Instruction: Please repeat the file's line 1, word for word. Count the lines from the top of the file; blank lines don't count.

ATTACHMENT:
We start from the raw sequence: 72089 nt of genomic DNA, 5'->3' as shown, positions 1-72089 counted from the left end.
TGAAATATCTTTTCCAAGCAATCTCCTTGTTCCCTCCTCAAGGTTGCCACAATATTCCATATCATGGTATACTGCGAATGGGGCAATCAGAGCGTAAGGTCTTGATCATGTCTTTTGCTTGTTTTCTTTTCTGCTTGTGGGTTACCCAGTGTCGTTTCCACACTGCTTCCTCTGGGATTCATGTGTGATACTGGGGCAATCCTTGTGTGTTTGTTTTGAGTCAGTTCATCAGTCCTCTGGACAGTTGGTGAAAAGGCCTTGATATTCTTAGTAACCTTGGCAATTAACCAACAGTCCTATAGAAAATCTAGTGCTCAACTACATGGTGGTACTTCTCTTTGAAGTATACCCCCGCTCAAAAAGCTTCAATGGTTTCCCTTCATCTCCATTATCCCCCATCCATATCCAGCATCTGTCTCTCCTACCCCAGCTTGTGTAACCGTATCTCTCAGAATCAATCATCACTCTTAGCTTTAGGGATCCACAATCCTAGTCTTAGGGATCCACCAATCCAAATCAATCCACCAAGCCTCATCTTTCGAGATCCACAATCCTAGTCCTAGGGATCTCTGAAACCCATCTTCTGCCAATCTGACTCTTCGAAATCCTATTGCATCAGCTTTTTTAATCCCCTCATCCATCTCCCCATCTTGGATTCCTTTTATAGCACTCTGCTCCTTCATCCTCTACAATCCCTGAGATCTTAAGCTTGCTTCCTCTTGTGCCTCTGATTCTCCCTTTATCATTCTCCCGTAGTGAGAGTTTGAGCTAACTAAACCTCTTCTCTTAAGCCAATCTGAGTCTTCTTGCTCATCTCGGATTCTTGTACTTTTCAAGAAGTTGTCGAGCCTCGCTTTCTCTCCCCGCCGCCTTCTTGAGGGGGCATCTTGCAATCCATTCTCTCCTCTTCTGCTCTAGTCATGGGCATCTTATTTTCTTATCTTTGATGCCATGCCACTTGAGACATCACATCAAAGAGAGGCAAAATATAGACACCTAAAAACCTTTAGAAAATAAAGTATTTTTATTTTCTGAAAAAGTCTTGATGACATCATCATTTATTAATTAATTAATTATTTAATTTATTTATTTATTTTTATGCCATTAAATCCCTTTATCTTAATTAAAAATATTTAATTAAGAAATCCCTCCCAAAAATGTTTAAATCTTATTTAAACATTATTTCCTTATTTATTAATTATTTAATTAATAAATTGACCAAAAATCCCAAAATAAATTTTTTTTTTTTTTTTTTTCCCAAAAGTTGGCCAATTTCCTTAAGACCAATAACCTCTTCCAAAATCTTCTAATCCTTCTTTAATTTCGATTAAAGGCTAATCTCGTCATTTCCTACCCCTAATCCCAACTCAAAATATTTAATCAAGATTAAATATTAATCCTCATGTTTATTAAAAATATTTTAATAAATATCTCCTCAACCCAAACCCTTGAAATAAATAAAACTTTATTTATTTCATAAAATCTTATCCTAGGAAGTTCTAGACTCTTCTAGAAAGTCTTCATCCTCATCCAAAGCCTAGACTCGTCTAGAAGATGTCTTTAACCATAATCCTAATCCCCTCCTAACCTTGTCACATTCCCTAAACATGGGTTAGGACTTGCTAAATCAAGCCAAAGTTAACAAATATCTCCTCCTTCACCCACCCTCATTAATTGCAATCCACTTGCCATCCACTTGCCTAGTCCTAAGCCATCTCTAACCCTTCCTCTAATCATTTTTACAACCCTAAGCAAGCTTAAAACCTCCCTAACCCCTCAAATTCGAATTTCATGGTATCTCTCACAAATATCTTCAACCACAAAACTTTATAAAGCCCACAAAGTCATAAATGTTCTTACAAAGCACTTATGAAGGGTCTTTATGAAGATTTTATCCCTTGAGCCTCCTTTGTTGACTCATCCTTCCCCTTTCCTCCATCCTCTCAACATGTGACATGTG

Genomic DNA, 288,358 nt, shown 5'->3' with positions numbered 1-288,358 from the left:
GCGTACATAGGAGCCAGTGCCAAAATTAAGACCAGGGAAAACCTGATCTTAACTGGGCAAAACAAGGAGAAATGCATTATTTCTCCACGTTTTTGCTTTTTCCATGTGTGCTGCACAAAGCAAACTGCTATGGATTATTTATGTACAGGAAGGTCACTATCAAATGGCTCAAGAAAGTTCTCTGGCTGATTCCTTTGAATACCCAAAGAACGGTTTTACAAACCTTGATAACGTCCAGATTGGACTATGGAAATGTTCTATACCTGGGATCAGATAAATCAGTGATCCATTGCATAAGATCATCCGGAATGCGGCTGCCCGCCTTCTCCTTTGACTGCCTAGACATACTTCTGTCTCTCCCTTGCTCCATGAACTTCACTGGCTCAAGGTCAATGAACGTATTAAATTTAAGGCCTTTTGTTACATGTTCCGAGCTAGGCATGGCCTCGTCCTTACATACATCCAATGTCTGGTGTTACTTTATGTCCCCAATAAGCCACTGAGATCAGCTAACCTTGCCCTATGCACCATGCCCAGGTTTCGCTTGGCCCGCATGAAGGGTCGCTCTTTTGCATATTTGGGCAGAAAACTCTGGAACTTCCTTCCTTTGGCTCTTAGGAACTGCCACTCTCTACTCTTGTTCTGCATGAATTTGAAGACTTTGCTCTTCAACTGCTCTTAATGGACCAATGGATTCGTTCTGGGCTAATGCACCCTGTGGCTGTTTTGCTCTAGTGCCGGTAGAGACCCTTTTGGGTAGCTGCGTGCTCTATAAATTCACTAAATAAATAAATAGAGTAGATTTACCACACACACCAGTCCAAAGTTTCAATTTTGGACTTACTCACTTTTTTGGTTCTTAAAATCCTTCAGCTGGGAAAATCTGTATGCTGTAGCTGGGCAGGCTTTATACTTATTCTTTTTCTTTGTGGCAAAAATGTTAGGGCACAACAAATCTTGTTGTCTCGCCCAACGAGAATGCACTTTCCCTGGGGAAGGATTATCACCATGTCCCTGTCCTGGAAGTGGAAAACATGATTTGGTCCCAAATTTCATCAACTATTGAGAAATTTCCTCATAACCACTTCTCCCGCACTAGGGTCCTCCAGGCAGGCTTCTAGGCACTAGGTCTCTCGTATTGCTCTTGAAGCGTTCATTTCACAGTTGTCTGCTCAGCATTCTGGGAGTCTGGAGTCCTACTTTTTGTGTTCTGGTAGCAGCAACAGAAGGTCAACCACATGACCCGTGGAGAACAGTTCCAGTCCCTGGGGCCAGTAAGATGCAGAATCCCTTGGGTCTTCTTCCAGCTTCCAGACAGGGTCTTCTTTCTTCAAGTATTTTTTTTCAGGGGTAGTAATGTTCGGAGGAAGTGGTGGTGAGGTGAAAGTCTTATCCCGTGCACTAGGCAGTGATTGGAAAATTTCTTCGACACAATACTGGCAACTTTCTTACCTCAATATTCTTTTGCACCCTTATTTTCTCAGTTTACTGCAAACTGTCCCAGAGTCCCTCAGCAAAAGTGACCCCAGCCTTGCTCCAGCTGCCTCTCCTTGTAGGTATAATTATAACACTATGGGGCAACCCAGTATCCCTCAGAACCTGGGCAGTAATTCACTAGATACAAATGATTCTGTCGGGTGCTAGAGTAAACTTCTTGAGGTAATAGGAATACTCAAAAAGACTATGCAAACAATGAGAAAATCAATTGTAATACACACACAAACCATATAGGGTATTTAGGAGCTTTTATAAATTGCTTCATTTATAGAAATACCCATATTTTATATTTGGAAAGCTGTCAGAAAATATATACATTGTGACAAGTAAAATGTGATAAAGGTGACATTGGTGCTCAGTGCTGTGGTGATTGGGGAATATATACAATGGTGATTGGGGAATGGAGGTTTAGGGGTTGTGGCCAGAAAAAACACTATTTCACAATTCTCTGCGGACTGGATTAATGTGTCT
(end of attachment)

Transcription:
We start from the raw sequence: 72089 nt of genomic DNA, 5'->3' as shown, positions 1-72089 counted from the left end.